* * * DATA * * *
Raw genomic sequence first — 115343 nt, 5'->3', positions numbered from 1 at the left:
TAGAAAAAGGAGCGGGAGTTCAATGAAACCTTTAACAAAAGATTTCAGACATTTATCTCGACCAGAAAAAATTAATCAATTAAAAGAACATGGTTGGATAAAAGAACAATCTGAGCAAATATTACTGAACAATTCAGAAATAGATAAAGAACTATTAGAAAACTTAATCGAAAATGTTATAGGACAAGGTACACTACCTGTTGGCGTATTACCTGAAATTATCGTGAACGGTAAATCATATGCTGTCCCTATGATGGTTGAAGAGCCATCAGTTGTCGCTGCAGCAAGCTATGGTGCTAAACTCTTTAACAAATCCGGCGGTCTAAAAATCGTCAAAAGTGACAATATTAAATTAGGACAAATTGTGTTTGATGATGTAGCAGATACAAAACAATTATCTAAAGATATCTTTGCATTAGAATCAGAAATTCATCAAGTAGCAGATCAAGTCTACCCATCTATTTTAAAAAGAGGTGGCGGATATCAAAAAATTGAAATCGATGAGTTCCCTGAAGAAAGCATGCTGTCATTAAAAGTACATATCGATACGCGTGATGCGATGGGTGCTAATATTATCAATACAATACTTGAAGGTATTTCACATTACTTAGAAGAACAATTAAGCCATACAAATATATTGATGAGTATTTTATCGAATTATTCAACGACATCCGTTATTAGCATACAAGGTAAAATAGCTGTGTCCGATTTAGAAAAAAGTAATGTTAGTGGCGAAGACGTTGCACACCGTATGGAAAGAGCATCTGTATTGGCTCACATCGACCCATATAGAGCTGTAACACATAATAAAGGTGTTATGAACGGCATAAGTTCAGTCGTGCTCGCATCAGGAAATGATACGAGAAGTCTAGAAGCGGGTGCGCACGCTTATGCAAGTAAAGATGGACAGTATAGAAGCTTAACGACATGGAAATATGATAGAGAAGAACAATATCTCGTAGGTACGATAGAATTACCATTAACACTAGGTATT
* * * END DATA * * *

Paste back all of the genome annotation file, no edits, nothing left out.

Raw genomic sequence first — 115343 nt, 5'->3', positions numbered from 1 at the left:
TAGAAAAAGGAGCGGGAGTTCAATGAAACCTTTAACAAAAGATTTCAGACATTTATCTCGACCAGAAAAAATTAATCAATTAAAAGAACATGGTTGGATAAAAGAACAATCTGAGCAAATATTACTGAACAATTCAGAAATAGATAAAGAACTATTAGAAAACTTAATCGAAAATGTTATAGGACAAGGTACACTACCTGTTGGCGTATTACCTGAAATTATCGTGAACGGTAAATCATATGCTGTCCCTATGATGGTTGAAGAGCCATCAGTTGTCGCTGCAGCAAGCTATGGTGCTAAACTCTTTAACAAATCCGGCGGTCTAAAAATCGTCAAAAGTGACAATATTAAATTAGGACAAATTGTGTTTGATGATGTAGCAGATACAAAACAATTATCTAAAGATATCTTTGCATTAGAATCAGAAATTCATCAAGTAGCAGATCAAGTCTACCCATCTATTTTAAAAAGAGGTGGCGGATATCAAAAAATTGAAATCGATGAGTTCCCTGAAGAAAGCATGCTGTCATTAAAAGTACATATCGATACGCGTGATGCGATGGGTGCTAATATTATCAATACAATACTTGAAGGTATTTCACATTACTTAGAAGAACAATTAAGCCATACAAATATATTGATGAGTATTTTATCGAATTATTCAACGACATCCGTTATTAGCATACAAGGTAAAATAGCTGTGTCCGATTTAGAAAAAAGTAATGTTAGTGGCGAAGACGTTGCACACCGTATGGAAAGAGCATCTGTATTGGCTCACATCGACCCATATAGAGCTGTAACACATAATAAAGGTGTTATGAACGGCATAAGTTCAGTCGTGCTCGCATCAGGAAATGATACGAGAAGTCTAGAAGCGGGTGCGCACGCTTATGCAAGTAAAGATGGACAGTATAGAAGCTTAACGACATGGAAATATGATAGAGAAGAACAATATCTCGTAGGTACGATAGAATTACCATTAACACTAGGTATT